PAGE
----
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By: Jason http://sharonastyk.com/2009/08/25/superheroes-to-the-rescue/#comment-24261 Jason Thu, 27 Aug 2009 08:58:34 +0000 http://sharonastyk.com/2009/08/25/superheroes-to-the-rescue/#comment-24261 Of course Greer understands what the Long Descent will mean to individuals, for goodness' sake. What are we all talking about here? What are we pussyfooting around, what's the elephant in the room? No-one will pay attention to me perched on the end of the thread here, so I will just say what I really think: I can't understand this conversation at all. How obvious can you get? It's all in what <b>Sharon</b> is saying: <i>There’s an old Jewish saying that one isn’t obligated to complete the work (of tikkun olam, the repair of the world) oneself, but neither is one free not to attempt it.</i> There's nothing more to say! What did people think they were doing here? Getting some kind of reward? Getting a 'better world'? Did people really think they were going to see a 'solution'? (As Greer says, predicaments don't have solutions.) <i>Why</i> did they think this, for heavens' sake? The most surprising people have the strangest ideas. Do what seems best, but the result is not known. Hope may fail or hope may not, but what option is there? Between what and what? Everyone has more than enough to do, just get on with it as best you can! There's no such thing as 'it turned out alright', there is only ever the next challenge. One must avoid what the Hermetics call 'lust of result'. You ruin everything by hedging your bets. Personally, as a Stoic, I think everyone should read Marcus Aurelius on things like this. But you can take your pick of sources. Now is the time when you see if you really had a religion, a spirituality, a philosophy. I guarantee, your favourite books have this in them somewhere. I grew up on fantasy authors, how about the mouse Reepicheep from C.S.Lewis' 'Voyage of the Dawn Treader', who is determined to reach the country of his god, Aslan -- <i>"While I can, I sail east in the Dawn Treader. When she fails me, I paddle east in my coracle. When she sinks, I shall swim east with my four paws. And when I can swim no longer, if I have not reached Aslan's country, I shall sink with my nose to the sunrise."</i> Are we all going to be outdone in our humanity by a mere talking mouse? It's not about what we get, it's about what we do. If there's no wonderful new society to be had, whatever the next best thing is which is morally possible, that is what we go for. Whatever <i>might</i> work, will it dispense with communities? No, we need communities. So <b>Sharon</b>'s idea of community action will be useful. Will it be 'enough'? Enough for what exactly? I don't get it, I really don't. As if a world coming 'swiftly to the brink of chaos' were any different from any other world as a basis for action! The moral imperative, the task of survival, and the necessity to proceed, remain as they are. The game hasn't changed in any way, 'doom' or no 'doom'. We don't know what will happen, but we know what we must do. It's not a lie to tell people, you're going to need to work as a community to grow your own food. It's true whether they will be killed by a hurricane tomorrow or not; it's as true as 2+2=4. Death happens; some consider it a disaster, and although I do not, I'm hardly hankering after being burned or starved in my final moments -- or weeks. But misery and illness will be upon us, as they have been throughout history. There are more of us now, more mistakes, and more misery. I don't see what that changes. The only way you couldn't see this is if you really believe the adverts are true -- the kind of commercial crap in <b>Sharon</b>'s latest post. But nobody still believes that do they? I often wonder why it's necessary to continue hating on that kind of thing, it's just the death throes of a monster, poor tired thing, let it die. Meanwhile, we have stuff to do. Of course Greer understands what the Long Descent will mean to individuals, for goodness’ sake. What are we all talking about here? What are we pussyfooting around, what’s the elephant in the room?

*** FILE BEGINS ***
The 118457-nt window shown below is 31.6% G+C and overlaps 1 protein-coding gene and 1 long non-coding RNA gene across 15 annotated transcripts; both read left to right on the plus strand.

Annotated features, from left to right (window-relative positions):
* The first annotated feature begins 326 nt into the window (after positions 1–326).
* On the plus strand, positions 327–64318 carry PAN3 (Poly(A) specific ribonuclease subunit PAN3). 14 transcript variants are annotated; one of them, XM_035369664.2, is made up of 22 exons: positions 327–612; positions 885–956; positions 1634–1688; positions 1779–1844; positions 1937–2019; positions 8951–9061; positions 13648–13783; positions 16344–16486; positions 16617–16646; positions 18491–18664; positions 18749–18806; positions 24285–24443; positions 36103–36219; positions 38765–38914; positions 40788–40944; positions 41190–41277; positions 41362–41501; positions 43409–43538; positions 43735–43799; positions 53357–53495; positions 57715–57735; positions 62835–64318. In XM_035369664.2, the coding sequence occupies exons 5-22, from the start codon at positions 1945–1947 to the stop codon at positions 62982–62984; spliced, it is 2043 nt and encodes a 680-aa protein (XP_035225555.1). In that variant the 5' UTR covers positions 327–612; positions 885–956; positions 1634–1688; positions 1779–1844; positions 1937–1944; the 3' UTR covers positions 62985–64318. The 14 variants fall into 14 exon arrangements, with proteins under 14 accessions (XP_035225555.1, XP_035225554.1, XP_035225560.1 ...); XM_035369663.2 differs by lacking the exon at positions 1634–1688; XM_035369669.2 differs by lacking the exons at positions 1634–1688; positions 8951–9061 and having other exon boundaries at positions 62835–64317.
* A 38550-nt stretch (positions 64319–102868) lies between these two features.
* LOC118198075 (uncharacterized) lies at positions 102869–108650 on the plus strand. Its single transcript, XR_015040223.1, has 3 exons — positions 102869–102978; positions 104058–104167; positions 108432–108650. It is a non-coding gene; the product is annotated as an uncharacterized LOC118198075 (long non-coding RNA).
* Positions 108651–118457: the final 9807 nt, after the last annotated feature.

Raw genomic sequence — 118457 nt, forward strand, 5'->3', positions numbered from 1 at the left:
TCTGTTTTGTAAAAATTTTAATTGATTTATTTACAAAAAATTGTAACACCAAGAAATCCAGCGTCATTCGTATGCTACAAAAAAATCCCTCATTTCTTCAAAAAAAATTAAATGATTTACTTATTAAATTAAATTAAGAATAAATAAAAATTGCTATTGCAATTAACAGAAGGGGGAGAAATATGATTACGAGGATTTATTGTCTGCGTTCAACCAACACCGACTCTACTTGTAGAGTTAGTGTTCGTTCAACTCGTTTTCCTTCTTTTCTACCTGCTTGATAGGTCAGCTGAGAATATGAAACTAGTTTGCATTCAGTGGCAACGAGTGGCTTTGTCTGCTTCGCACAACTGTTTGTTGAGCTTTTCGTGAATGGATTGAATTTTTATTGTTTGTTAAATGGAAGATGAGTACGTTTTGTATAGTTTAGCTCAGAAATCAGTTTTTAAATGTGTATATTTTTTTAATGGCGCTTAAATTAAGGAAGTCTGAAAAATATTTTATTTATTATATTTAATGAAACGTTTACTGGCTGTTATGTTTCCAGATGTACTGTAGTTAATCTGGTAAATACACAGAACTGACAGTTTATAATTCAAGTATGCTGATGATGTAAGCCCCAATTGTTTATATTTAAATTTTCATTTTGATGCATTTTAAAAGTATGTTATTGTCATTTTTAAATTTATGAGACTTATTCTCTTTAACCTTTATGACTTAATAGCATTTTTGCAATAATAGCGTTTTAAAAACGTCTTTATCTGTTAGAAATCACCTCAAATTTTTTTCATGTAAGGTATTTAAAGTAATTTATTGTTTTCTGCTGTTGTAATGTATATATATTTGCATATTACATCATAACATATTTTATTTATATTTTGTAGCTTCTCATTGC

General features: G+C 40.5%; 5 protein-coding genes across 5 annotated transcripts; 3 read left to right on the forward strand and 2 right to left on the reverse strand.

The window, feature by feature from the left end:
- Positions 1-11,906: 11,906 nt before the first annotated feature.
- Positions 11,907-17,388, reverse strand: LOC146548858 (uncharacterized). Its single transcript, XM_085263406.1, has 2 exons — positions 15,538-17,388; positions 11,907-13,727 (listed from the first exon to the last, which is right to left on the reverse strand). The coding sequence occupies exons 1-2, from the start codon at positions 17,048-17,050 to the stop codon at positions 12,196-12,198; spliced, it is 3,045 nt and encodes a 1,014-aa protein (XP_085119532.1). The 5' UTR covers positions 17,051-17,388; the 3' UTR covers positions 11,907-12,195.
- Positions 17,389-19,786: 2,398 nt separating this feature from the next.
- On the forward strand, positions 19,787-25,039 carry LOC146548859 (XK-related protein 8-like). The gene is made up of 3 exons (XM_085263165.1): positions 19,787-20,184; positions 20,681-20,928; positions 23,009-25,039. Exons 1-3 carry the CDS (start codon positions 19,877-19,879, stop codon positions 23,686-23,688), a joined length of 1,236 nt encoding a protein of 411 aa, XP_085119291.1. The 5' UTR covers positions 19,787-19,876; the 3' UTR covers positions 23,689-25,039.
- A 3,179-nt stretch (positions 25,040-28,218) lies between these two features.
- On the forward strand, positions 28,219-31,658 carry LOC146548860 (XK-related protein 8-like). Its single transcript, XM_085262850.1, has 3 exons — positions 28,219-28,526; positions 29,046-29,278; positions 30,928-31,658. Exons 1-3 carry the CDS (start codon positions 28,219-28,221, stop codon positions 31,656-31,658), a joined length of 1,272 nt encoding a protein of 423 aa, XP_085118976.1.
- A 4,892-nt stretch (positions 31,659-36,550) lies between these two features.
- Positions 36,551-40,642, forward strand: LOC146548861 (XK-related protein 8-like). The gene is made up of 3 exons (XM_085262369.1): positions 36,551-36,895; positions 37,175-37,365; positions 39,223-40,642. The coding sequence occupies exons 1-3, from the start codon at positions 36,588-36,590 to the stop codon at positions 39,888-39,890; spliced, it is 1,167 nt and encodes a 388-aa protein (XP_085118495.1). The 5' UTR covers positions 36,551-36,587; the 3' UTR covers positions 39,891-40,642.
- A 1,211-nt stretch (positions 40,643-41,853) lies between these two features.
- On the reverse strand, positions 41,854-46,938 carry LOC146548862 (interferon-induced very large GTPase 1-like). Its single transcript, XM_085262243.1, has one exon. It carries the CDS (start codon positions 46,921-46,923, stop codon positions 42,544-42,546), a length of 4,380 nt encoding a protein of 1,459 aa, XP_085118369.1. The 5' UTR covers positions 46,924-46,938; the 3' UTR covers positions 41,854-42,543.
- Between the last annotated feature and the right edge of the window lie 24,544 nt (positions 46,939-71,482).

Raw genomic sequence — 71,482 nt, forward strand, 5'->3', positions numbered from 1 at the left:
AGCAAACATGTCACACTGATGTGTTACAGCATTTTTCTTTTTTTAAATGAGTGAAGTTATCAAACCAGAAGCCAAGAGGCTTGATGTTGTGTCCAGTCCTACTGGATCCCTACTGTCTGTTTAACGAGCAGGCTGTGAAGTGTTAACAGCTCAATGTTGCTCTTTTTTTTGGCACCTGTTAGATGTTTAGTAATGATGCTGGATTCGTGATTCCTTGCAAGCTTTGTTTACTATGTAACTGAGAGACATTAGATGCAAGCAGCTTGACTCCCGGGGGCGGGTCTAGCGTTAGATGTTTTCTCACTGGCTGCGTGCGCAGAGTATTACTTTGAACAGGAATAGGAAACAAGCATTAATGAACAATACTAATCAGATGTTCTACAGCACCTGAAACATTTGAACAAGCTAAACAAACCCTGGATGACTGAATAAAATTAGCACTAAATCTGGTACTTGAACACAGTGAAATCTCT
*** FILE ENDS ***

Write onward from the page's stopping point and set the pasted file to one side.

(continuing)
No-one will pay attention to me perched on the end of the thread here, so I will just say what I really think: I can’t understand this conversation at all.